With the first several buildings down, we started to clear out a sizable chunk of our site for the brick processing area. One thing that helped further this effort was our first sale of material off the lot. Andy Evans, from BTN Salvage, came by with his trailer and hauled off a couple bundles of joists.
The joists we’re pulling are a mix of softwoods, most of which are filed under the commercial name “Southern Yellow Pine” or SYP as its commonly abbreviated. SYP generally refers to:
Loblolly Pine (Pinus taeda), grows from New Jersey down to Florida and west all the way to Texas. The word loblolly is a mix of English words from the 16th century, “lob” meaning a bubbling boil and “lolly” meaning broth. This tree is generally found in lowlands and swampy areas, hence the name which refers to the tree’s muddy habitat. Some old-timers call it Rosemary Pine because it has a pretty unique fragrance when cut. Stop by the site some time and maybe you’ll catch a whiff, as most of what we’re seeing is loblolly.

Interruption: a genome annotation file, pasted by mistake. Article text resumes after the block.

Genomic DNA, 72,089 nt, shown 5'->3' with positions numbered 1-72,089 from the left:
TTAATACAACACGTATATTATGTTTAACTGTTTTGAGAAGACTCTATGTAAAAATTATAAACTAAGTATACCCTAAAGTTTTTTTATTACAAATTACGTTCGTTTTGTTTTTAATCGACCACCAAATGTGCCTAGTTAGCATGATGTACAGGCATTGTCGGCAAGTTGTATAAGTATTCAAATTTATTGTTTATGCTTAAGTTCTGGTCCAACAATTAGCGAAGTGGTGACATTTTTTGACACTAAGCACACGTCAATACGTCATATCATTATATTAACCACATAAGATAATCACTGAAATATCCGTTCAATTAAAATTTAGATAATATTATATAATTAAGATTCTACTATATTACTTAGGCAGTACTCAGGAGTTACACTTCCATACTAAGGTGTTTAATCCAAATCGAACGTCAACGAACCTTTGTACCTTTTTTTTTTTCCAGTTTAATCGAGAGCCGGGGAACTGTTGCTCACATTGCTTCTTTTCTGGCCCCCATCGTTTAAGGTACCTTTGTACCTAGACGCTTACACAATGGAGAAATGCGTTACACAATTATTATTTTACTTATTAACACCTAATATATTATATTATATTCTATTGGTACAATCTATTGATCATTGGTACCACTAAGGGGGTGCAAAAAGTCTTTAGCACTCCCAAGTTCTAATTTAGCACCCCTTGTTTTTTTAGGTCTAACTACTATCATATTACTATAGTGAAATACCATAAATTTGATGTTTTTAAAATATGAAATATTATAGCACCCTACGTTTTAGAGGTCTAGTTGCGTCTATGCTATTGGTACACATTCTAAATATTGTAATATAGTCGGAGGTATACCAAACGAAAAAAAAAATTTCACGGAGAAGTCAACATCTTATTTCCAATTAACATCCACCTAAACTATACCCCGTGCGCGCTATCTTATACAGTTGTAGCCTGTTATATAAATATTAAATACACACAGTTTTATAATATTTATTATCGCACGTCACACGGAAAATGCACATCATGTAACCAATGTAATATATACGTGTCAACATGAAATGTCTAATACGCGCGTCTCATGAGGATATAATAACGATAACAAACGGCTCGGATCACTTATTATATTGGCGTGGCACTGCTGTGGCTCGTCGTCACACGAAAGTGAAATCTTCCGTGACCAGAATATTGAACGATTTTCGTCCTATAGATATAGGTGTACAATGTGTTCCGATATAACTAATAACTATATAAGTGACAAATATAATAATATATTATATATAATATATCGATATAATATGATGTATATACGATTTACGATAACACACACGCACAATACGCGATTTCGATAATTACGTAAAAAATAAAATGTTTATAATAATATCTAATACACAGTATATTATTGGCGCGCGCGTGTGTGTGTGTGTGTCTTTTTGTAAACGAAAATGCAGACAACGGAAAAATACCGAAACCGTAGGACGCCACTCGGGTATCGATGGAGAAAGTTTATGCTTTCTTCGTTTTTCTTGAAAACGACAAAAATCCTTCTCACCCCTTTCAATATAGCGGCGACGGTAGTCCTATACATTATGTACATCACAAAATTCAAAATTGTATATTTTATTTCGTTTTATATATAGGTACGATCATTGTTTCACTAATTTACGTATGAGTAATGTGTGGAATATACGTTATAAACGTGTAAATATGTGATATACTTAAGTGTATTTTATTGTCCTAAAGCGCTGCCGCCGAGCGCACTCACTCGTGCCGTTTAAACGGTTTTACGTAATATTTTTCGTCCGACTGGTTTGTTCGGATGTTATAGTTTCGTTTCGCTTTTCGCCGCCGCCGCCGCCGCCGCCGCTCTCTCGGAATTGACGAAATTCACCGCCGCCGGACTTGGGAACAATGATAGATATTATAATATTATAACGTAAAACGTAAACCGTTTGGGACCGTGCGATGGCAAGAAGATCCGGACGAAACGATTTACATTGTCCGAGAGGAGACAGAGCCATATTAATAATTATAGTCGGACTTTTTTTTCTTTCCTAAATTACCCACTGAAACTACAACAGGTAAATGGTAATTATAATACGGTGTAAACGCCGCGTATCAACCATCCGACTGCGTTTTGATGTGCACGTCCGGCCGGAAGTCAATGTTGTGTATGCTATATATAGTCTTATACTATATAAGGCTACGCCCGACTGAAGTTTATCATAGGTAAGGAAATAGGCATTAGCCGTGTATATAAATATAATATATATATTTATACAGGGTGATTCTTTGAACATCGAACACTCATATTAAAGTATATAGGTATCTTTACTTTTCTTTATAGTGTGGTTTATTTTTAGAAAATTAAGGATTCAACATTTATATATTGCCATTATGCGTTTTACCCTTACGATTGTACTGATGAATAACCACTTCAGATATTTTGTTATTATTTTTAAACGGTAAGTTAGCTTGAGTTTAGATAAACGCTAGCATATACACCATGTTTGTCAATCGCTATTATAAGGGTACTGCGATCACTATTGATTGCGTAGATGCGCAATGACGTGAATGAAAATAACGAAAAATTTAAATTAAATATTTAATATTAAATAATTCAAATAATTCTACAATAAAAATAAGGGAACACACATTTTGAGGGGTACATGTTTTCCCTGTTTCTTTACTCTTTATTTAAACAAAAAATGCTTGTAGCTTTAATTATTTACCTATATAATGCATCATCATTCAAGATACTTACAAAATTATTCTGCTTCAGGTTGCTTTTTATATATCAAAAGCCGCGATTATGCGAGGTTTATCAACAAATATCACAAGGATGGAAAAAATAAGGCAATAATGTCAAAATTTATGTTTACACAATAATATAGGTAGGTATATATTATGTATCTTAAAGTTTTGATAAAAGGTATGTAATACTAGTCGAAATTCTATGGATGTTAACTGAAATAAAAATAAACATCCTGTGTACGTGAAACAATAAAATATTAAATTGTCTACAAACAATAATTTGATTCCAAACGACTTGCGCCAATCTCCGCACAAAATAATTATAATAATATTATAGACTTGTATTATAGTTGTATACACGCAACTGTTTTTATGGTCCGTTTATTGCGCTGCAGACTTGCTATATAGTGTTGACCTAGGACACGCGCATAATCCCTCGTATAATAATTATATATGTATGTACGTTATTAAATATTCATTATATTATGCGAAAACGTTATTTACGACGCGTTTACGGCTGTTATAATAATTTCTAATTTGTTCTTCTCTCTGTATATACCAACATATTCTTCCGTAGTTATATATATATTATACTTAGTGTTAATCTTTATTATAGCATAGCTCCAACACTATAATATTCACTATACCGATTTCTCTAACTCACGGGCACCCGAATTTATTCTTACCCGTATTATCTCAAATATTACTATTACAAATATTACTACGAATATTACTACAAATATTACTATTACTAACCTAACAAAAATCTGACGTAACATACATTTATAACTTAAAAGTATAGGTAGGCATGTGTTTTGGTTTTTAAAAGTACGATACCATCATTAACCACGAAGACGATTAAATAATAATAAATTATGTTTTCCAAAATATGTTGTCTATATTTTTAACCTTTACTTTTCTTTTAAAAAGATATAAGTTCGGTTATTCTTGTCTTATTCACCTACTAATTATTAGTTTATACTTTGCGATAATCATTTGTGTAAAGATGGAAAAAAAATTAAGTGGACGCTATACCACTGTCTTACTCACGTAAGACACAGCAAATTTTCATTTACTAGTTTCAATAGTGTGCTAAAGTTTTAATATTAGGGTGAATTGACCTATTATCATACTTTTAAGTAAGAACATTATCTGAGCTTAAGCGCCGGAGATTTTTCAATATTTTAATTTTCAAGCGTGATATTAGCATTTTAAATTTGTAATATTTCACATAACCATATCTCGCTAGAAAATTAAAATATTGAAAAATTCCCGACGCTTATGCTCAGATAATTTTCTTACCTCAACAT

Shortleaf Pine (Pinus echinata) has a similar range as the Loblolly, though it grows a bit further north and more extensively in the Carolinas. It’s leaves are not short per se, but they’re shorter than the leaves of a Longleaf Pine, so that’s that. Shortleaf Pines can thrive in a variety of soils and habitats. During the tree’s early years, it grows slower than most other pines, so the experienced wood expert might be able to distinguish a Shortleaf by looking at the end grain.
Slash Pine (Pinus elliottii) grows in Florida and the southern tips of Georgia, Alabama, Mississippi and South Carolina. Like the Loblolly, it grows in swampy areas which were (and maybe still are?) called “the slashes.”
Longleaf Pine is also considered to be part of the SYP group, but it’s a whole different beast that we’ll cover in a dedicated post. Longleaf is special enough for such an honor.
Eastern Hemlock (Tsuga canadensis) is not a member of SYP: though it creeps a bit into some southern states, it’s range is essentially the entire northeast part of the US into, you guessed it, Canada. And it’s not a pine. Hemlock lumber was, and still is, commonly used in construction, and we’ve come across some joists that seem less piney and more hemlock-y.
The joists we’re salvaging were milled over a century ago and come from trees that were much older. Under the rough sawn exterior, the wood is as bright and fragrant as when the trees were first cut.